Thomas V. O'Keefe was born June 3, 1928 in Jersey City, NJ, growing up in the Journal Square neighborhood that developed numerous basketball and football stars of the era. He attended St. Peter's Prep, earning all county honors as a senior in 1945 and receiving a scholarship to Notre Dame. O'Keefe played in only one game for ND in 1945-46, where the Fighting Irish earned a 16-4 record under former Georgetown coach Elmer Ripley. When Ripley returned to Georgetown in the fall of 1946, O'Keefe and guard Ray Corley left with Ripley to the Hilltop.
O'Keefe was a three year starter at guard for the Hoyas from 1946 through 1950, the beneficiary of an NCAA waiver that gave O'Keefe a fourth year of eligibility. The first three time scoring champ at Georgetown since Ed Hargaden (1932-35), O'Keefe averaged 14.5 points as a senior and became the first player in GU basketball history to reach 1,000 points for his career. He was selected to play alongside Holy Cross guard Bob Cousy in the 1950 Collegiate All-Star game, and was a fourth round NBA draft pick in 1950.
The pro career of O'Keefe was a short one. He played just two games for the Washington Capitols, who would fold during the season. Traded up the road to the Baltimore Bullets, he would play in just two more games before O'Keefe enrolled in the Army in 1951. Following military service and a position in the FBI, he coached high school basketball at Gonzaga (DC) and was appointed as freshman coach at Georgetown in 1957. Over a three year run as freshman coach, O'Keefe's Hoyas teams were 41-16, a promising record that led Georgetown officials to select him as head coach in the fall of 1960.
The Hoya teams of the O'Keefe era were among the most talented players of their generation at Georgetown. O'Keefe led the 1961-62 Hoyas to 14 wins, its most wins in a decade. A year later, he recruited another St. Peter's Prep guard, Jim Barry, who earned All-America honors on a team that lost four starters and nine seniors from the season before. Having recruited the likes of Jim Barry and Jim Brown, Jake Gibbons and Steve Sullivan, the Hoyas began each of the next three seasons with high hopes, only to be crushed in late season skids, including a 10-3 club in 1965 that dropped seven straight, and a 13-5 team in 1966 that dropped three straight that cost the Hoyas a NIT bid. Following a loss to Manhattan that ended the Hoyas' 1966 post-season hopes, O'Keefe announced his resignation at season's end, whereupon the Hoyas won their final three games to finish 16-8.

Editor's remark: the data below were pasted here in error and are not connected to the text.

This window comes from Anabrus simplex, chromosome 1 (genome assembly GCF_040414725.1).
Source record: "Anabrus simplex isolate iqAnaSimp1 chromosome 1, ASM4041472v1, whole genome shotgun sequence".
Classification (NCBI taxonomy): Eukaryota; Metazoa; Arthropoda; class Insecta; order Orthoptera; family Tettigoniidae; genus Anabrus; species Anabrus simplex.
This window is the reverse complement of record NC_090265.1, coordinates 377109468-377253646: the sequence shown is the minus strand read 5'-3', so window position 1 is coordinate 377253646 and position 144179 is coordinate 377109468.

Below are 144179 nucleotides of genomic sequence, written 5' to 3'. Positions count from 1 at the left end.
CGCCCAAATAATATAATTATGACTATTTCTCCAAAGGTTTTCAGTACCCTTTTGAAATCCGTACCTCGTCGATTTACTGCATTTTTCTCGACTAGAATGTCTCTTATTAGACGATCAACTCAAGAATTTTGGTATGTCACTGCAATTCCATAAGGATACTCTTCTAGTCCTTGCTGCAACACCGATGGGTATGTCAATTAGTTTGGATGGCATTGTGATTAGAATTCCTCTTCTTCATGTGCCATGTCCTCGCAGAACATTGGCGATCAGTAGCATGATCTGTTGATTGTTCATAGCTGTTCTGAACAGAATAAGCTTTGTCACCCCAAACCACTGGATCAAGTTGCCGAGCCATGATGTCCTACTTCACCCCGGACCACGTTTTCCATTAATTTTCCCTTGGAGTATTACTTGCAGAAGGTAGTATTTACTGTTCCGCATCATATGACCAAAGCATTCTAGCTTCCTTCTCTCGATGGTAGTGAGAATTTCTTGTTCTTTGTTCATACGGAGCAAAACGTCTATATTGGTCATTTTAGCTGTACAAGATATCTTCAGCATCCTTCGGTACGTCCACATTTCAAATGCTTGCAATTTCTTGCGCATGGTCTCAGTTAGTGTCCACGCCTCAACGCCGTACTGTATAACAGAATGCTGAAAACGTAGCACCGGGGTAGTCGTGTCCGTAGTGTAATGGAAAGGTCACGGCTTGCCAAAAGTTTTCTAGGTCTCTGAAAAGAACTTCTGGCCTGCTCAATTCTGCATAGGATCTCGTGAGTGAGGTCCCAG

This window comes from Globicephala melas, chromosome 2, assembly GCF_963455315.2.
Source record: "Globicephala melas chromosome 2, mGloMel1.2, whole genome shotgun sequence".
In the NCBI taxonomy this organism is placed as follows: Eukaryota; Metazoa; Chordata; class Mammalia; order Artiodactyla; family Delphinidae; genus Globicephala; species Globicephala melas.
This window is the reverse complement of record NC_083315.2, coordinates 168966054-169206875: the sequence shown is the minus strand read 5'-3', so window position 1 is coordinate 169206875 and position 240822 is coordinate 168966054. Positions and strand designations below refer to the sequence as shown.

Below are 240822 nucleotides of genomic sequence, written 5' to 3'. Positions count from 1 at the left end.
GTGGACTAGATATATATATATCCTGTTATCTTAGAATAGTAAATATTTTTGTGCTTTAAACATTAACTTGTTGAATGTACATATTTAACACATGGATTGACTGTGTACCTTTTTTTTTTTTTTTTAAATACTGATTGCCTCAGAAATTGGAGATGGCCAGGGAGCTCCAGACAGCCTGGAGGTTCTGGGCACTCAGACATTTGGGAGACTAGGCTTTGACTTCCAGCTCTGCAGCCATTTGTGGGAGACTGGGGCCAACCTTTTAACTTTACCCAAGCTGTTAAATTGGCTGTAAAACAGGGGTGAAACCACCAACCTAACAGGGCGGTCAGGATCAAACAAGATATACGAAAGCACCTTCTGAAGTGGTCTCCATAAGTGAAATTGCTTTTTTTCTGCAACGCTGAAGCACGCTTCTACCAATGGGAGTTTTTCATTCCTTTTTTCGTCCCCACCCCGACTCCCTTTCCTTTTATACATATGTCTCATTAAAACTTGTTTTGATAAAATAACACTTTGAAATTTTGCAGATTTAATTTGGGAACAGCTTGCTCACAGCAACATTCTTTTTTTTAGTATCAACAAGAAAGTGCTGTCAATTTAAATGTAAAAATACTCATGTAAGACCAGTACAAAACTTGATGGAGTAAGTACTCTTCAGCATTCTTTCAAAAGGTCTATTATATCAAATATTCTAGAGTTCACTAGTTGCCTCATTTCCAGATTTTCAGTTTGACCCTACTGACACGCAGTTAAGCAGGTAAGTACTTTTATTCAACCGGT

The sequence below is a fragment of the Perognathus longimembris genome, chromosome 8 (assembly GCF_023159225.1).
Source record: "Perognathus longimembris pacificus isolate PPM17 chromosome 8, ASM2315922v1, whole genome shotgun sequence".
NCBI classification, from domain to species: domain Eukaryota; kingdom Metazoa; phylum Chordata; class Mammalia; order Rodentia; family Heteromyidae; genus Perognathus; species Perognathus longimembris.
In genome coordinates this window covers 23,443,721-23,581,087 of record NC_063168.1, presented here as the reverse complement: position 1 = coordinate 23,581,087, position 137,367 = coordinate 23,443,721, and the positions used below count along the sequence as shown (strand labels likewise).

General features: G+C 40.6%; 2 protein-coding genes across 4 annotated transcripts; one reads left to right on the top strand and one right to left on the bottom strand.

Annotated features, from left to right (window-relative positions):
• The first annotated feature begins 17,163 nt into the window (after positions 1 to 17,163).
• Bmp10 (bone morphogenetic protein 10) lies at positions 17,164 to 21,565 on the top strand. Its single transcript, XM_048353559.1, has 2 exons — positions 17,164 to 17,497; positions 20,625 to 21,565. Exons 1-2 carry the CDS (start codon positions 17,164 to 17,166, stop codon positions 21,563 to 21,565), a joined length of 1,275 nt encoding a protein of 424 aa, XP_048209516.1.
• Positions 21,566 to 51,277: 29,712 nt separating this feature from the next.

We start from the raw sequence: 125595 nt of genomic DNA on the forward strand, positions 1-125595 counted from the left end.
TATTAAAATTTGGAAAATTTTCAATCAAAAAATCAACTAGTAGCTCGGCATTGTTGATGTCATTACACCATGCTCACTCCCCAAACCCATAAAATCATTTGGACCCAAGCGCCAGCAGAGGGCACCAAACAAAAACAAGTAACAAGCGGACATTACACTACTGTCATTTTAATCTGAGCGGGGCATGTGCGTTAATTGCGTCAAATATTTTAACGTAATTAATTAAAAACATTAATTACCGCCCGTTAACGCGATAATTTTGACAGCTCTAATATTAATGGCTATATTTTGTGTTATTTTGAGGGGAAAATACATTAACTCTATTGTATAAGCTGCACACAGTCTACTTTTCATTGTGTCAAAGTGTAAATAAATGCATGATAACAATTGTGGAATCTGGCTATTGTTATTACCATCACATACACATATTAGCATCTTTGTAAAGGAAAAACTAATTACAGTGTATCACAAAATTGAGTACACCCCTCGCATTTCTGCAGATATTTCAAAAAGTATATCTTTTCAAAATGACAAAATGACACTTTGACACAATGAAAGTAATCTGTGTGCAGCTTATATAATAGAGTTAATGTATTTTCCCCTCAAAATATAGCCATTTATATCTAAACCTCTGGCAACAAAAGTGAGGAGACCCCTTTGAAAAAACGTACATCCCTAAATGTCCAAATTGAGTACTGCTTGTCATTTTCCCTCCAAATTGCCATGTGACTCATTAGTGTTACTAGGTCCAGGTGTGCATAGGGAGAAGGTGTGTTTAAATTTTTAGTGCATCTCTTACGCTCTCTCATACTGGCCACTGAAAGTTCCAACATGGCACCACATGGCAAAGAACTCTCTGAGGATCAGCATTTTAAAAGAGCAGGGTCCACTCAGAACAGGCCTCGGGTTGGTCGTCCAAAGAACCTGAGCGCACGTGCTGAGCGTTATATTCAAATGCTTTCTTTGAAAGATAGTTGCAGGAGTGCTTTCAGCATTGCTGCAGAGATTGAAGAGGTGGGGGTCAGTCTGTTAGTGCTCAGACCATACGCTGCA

Over six seasons, Tom O'Keefe was 82-60 (.578) as head coach, but did so as a part-time employee who sold class rings to make ends meet. Amidst student and alumni calls to elevate O'Keefe to a full-time coach, Georgetown would not comply.
"Tom O'Keefe is here every morning and afternoon from October to March," said athletic director Jack Hagerty to The HOYA in 1966. "The only full-time [basketball] coach we ever had was Elmer Ripley in the 1940's, and during the off-months he would sit around my office in the morning, nap in the afternoon, and go to the movies at night."
O'Keefe left Georgetown in 1966 and pursued business interests through his retirement. While out of sight to fans in the John Thompson era, O'Keefe was never forgotten by his former players, who would host annual reunions with the coach well into the 2000's. In 2007, O'Keefe, one of the five living head coaches in Hoya basketball history, was honored during the program's centennial for his team's Dec. 27, 1963 upset of #1-ranked and defending NCAA champion Loyola-Chicago, which was featured in a video retrospective of the program (content begins at 1:49):
Tom O'Keefe was selected to the Georgetown University Athletic Hall of Fame in its inaugural class in 1953, and was honored in 2014 with a halftime ceremony at Verizon Center with some of his former players (all photos courtesy Georgetown University):